The House passed the bill, 363-62, on Tuesday. It includes several provisions that will impact Washington state.

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The U.S. House of Representatives Tuesday passed a wide-ranging public lands bill with big implications for Washington state, including measures that would greenlight federal involvement in a multibillion-dollar Yakima water project, reauthorize a key conservation fund and prevent new mining in the Methow Valley.

The omnibus bill, a patchwork of previously pitched bills from Republicans and Democrats, was stitched together in the Senate by Sen. Maria Cantwell, D-Wash., and Sen. Lisa Murkowski, R-Alaska, in consultation with House leaders. It passed in that chamber earlier this month.

The House vote was a resounding affirmation of bipartisan support for the legislation. The bill includes measures sought by lawmakers from most every state, including a smattering of pet projects, and might also be an indication that to reach broad consensus in Washington, D.C., the sausage-making requires a serving or two of locally sourced pork.

Representatives from both sides of the aisle Tuesday took turns celebrating local portions of the bill on the house floor. Washington’s Kim Schrier, D-Issaquah, and Dan Newhouse, R-Sunnyside, both encouraged colleagues to approve the legislation and each lauded the Yakima water project as “a model” on water-scarcity issues and compromise.

The House passed the bill, 363-62, under suspension of its rules, which means it required a two-thirds vote of approval. Every member of the Washington delegation voted for it. The bill will soon head to President Donald Trump’s desk to be signed into law.

Many outdoor and environmental groups across the country have praised the bill, which permanently reauthorizes the Land and Water Conservation Fund (LWCF), a program created in 1964 in legislation sponsored by legendary Washington Sen. Henry M. “Scoop” Jackson.

The LWCF directs revenues from federal oil and gas royalties to federal, state and local park projects and land acquisitions. In Seattle, the program has funded expansion at Gas Works Park, land acquisition for Discovery Park and work at the Mount Baker Rowing and Sailing Center, among others.

Recently, LWCF funding helped acquire private land along the Pacific Crest Trail, preventing the length of the trail from becoming severed.

In recent years, the LWCF’s perch has been tenuous, as some politicians, like Utah Sen. Mike Lee, used the congressional reauthorization process to stump against federal land acquisition.

“People still wanted to take a whack at it,” Cantwell said, in a recent Seattle rally in support of the LWCF. “There’s nothing better than being outdoors. It’s such an important part of our Northwest culture. Fighting to preserve this tool has been a great honor.”

If the LWCF is the headliner nationally, the Yakima River Basin Integrated Water Resource Management Plan portion of the bill might steal the stage in some parts of Washington state. The plan, coveted for nearly a decade by both Democrats like Cantwell and Republicans like Newhouse, of Sunnyside, would transform the watershed for both fish and farmers.

A collection of irrigators, farmers, fish advocates, tribes and political officials has been working on the estimated $4 billion plan for about a decade. Washington state has invested millions into conservation projects already, as part of the 30-year-plan. Now, at least 10 years of federal financial support is all but ensured to follow.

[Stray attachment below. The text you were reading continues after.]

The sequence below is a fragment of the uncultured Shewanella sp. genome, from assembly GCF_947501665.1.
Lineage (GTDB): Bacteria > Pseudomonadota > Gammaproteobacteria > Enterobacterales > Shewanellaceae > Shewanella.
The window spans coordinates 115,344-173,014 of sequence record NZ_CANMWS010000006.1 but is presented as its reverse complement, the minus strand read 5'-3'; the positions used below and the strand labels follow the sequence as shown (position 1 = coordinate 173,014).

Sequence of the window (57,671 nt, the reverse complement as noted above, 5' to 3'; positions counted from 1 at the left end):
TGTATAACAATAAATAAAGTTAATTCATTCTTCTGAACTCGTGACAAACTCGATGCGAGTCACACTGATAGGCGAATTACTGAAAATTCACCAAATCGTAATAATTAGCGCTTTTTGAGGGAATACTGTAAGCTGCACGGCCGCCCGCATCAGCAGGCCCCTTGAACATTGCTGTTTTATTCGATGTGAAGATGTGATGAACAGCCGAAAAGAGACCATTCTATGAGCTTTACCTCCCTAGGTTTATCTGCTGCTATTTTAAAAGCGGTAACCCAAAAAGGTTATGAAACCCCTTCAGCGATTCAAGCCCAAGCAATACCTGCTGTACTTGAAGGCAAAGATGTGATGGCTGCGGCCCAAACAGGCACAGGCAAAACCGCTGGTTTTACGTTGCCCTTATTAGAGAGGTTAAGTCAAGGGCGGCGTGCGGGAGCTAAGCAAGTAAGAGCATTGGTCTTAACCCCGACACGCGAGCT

The project, which gives a wary eye to climate change’s effects here, aims to increase how much water can be stored in the Yakima basin to help fish and provide to farmers during drought years that scientists predict will increase in frequency.

“There’s no question that we are dependent on the precipitation of the Cascade mountains, and if the form of that precipitation is more often rainfall than snow, as we’ve enjoyed for so many years, we’ve got to be prepared for that,” Newhouse said in an interview earlier this month. “Increasing storage capacity is a huge part of the solution moving forward.”

Newhouse said he was grateful to partner with Cantwell and Schrier in promoting the plan.

“She and I have been working on this together the whole time I’ve been in Congress. It’s gratifying we’re able to work in a bipartisan manner,” he said of Cantwell. “This is an important step in achieving a great balance between the human needs and environmental needs in the Yakima.”

Several other Washington projects in the works for years will also become law upon the president’s signature.

The public lands bill would prevent new mining activities on federal land in the Methow Valley. Community members in the valley have been organizing against a Canadian mining company’s exploratory drilling proposal for several years. Cantwell and Washington Sen. Patty Murray, also a Democrat, have introduced several bills for “mineral withdrawal” in the Methow, but never found enough traction in Congress.

The bill would also create a volcano early warning system, direct federal agencies to explore new wildfire-fighting technology like drones and GPS tracking, and facilitate the construction of target-shooting facilities on federal land.

In addition, Seattle’s Nordic Museum would get a national designation, much of the Interstate 90 corridor would become a National Heritage Area called the Mountains to Sound Greenway, and many miles of Western Washington shoreline would become the Maritime Washington National Heritage Area. These designations could open up funding opportunities for organizations that promote them.